If you’ve hung around on this network long enough, you’ve probably bumped into certain regulars.
- Sally Strange is a feminist, environmentalist and journalist in the original sense.
- Alex and Ania write about (among other things) skepticism, ethnicity and disability.
- Dori Mooneyham’s blog is about gender, pop culture and being a trans lesbian.
- Dirty Nerdy has depression and writes about it, as well as being queer.
- Angie Jackson is an antitheist raised in a cult who live-tweeted her abortion in 2010.
These are seven formidable members of our community, who – by and large, like this community – combine a take-no-prisoners atheism with fierce, compassionate social advocacy, an approach we don’t see enough. Now they’re doing something exciting, and setting up their own site. Writes Sally:
This past winter was rough for me and many of my friends. I was fired from my last job essentially in retaliation for whistleblowing, though I was not in fact the whistleblower. I was commiserating with my friends, many of whom also experience poverty on a regular basis, thanks to being laid off, single parenthood, escaping abusive relationships, disabilities and chronic illness, mental health issues, and societal bigotries such as racism, trans-antagonism, and misogyny. We all write regularly and have many other talents and skills, and we were wishing that we could translate our regular output on social media and our private blogs into regular revenue which, if not sufficient to pay the rent, would at least help tide us over during the rough times. And so the idea of Burning Bridges was formed.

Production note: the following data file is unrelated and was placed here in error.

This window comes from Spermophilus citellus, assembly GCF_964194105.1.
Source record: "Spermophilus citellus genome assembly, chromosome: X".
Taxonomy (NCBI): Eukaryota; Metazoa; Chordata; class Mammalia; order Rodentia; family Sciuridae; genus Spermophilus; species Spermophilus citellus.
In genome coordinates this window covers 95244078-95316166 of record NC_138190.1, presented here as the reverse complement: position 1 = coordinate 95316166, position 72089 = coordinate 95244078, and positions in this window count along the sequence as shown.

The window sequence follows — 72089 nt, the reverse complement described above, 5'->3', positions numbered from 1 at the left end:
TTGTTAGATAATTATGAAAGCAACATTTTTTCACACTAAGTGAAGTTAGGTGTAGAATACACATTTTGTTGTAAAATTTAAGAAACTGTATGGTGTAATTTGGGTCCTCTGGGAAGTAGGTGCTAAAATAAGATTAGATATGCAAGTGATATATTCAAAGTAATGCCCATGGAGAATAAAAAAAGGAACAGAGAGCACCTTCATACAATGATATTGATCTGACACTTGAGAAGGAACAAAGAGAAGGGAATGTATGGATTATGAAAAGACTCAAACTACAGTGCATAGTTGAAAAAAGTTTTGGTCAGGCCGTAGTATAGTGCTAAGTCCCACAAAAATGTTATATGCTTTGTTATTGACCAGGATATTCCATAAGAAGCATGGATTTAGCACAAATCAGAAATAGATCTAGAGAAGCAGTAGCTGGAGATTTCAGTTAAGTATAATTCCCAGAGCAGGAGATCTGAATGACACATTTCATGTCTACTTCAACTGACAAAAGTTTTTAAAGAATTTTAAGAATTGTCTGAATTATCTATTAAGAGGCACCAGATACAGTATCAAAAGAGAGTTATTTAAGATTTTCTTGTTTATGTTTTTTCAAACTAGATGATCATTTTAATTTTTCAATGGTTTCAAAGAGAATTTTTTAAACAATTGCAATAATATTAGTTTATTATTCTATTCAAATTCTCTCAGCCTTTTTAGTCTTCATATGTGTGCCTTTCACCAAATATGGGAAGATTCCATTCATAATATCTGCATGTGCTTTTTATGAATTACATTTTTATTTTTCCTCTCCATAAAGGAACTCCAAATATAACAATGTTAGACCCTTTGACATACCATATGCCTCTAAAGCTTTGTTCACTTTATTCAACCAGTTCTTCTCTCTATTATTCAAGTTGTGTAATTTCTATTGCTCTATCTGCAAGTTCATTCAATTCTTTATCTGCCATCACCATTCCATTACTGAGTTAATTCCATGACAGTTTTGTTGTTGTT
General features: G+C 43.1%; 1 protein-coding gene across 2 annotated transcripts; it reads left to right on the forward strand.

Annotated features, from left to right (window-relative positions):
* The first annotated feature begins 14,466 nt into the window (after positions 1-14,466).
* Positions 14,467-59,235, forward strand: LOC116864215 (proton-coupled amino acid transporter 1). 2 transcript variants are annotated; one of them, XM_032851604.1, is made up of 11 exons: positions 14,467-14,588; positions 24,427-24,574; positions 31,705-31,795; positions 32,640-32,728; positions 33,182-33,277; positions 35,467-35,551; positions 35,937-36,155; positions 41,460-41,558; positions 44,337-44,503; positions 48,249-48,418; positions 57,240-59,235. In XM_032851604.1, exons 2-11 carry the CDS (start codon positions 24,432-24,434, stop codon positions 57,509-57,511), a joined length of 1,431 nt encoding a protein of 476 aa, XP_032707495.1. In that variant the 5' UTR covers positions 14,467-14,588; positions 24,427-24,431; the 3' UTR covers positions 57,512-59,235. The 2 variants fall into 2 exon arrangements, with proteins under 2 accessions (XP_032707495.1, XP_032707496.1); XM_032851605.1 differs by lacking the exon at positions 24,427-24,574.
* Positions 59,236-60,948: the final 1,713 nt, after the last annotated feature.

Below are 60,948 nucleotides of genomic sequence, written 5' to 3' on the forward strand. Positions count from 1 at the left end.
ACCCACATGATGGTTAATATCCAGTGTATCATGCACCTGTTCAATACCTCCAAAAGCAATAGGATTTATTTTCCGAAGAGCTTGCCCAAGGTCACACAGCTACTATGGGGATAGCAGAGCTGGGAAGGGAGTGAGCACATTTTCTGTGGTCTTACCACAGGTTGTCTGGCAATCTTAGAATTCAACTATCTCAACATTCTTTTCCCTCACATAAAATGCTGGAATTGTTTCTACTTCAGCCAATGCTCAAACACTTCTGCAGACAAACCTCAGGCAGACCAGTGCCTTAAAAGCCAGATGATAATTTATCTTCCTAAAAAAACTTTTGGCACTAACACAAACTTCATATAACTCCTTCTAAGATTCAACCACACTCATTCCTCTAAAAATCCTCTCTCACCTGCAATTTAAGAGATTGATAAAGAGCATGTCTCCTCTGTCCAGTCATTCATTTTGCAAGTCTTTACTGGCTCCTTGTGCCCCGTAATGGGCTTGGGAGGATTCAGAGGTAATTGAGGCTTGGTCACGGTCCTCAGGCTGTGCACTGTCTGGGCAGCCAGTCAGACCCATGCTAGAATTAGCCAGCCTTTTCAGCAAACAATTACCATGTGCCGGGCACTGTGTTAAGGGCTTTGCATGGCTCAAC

The name comes from the idea of lighting your way with the bridges you burn, rather than fearing the flames. And maybe next time using a better, less flammable design, if a bridge is really what [you] want. We want Burning Bridges, the blog and the publishing company, to further the trend of marginalized people gaining a voice through the horizontal structure of the Internet.
I want to see this project succeed. The Indiegogo campaign is at just under $500 (15 percent of the way to its goal) with three more days to go: while they’ve already raised the minimum needed to launch the site, there’s still a way to go. Thankfully, crowdfunders like this often get a late surge just before the deadline – so if you can, chip in or spread the word.
We need more secular writing with a social context. Let’s help make it happen.